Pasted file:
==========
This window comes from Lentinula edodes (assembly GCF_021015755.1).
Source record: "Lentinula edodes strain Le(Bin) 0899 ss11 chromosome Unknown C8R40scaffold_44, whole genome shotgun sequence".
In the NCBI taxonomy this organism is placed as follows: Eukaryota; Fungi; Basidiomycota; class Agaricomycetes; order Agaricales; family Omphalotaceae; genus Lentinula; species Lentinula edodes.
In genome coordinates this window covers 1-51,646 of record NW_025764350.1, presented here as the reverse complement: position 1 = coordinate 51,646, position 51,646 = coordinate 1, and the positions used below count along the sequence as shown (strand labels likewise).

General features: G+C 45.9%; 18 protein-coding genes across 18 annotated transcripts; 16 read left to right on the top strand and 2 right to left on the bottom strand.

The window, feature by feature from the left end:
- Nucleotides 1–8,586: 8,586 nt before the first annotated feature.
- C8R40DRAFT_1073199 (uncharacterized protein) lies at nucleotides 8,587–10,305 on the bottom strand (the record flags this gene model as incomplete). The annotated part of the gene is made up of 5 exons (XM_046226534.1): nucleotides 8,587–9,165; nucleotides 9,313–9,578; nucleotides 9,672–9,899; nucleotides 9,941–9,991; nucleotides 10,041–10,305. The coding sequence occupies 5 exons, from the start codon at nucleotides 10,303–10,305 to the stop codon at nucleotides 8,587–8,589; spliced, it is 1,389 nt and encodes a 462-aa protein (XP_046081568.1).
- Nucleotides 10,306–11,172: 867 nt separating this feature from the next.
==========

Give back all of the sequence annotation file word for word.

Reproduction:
This window comes from Lentinula edodes (assembly GCF_021015755.1).
Source record: "Lentinula edodes strain Le(Bin) 0899 ss11 chromosome Unknown C8R40scaffold_44, whole genome shotgun sequence".
In the NCBI taxonomy this organism is placed as follows: Eukaryota; Fungi; Basidiomycota; class Agaricomycetes; order Agaricales; family Omphalotaceae; genus Lentinula; species Lentinula edodes.
In genome coordinates this window covers 1-51,646 of record NW_025764350.1, presented here as the reverse complement: position 1 = coordinate 51,646, position 51,646 = coordinate 1, and the positions used below count along the sequence as shown (strand labels likewise).

General features: G+C 45.9%; 18 protein-coding genes across 18 annotated transcripts; 16 read left to right on the top strand and 2 right to left on the bottom strand.

The window, feature by feature from the left end:
- Nucleotides 1–8,586: 8,586 nt before the first annotated feature.
- C8R40DRAFT_1073199 (uncharacterized protein) lies at nucleotides 8,587–10,305 on the bottom strand (the record flags this gene model as incomplete). The annotated part of the gene is made up of 5 exons (XM_046226534.1): nucleotides 8,587–9,165; nucleotides 9,313–9,578; nucleotides 9,672–9,899; nucleotides 9,941–9,991; nucleotides 10,041–10,305. The coding sequence occupies 5 exons, from the start codon at nucleotides 10,303–10,305 to the stop codon at nucleotides 8,587–8,589; spliced, it is 1,389 nt and encodes a 462-aa protein (XP_046081568.1).
- Nucleotides 10,306–11,172: 867 nt separating this feature from the next.